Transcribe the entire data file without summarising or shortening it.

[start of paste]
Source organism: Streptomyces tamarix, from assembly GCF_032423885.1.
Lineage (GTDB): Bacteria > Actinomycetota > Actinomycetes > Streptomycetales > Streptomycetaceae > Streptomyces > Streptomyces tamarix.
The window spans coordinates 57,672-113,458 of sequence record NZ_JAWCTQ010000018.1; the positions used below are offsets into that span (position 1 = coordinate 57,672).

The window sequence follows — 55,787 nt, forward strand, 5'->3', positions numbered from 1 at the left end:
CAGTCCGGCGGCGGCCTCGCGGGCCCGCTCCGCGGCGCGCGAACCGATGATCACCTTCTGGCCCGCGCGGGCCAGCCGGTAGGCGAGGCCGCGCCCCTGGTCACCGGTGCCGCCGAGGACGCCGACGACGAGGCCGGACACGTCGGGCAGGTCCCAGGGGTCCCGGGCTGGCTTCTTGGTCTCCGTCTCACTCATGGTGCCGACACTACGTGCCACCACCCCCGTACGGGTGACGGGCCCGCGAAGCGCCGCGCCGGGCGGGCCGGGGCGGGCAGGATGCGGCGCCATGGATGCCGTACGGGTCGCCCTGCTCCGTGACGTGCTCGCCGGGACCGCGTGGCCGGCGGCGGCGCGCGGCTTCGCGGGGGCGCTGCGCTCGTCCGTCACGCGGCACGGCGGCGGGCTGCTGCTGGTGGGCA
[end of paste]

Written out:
Source organism: Streptomyces tamarix, from assembly GCF_032423885.1.
Lineage (GTDB): Bacteria > Actinomycetota > Actinomycetes > Streptomycetales > Streptomycetaceae > Streptomyces > Streptomyces tamarix.
The window spans coordinates 57,672-113,458 of sequence record NZ_JAWCTQ010000018.1; the positions used below are offsets into that span (position 1 = coordinate 57,672).

The window sequence follows — 55,787 nt, forward strand, 5'->3', positions numbered from 1 at the left end:
CAGTCCGGCGGCGGCCTCGCGGGCCCGCTCCGCGGCGCGCGAACCGATGATCACCTTCTGGCCCGCGCGGGCCAGCCGGTAGGCGAGGCCGCGCCCCTGGTCACCGGTGCCGCCGAGGACGCCGACGACGAGGCCGGACACGTCGGGCAGGTCCCAGGGGTCCCGGGCTGGCTTCTTGGTCTCCGTCTCACTCATGGTGCCGACACTACGTGCCACCACCCCCGTACGGGTGACGGGCCCGCGAAGCGCCGCGCCGGGCGGGCCGGGGCGGGCAGGATGCGGCGCCATGGATGCCGTACGGGTCGCCCTGCTCCGTGACGTGCTCGCCGGGACCGCGTGGCCGGCGGCGGCGCGCGGCTTCGCGGGGGCGCTGCGCTCGTCCGTCACGCGGCACGGCGGCGGGCTGCTGCTGGTGGGCA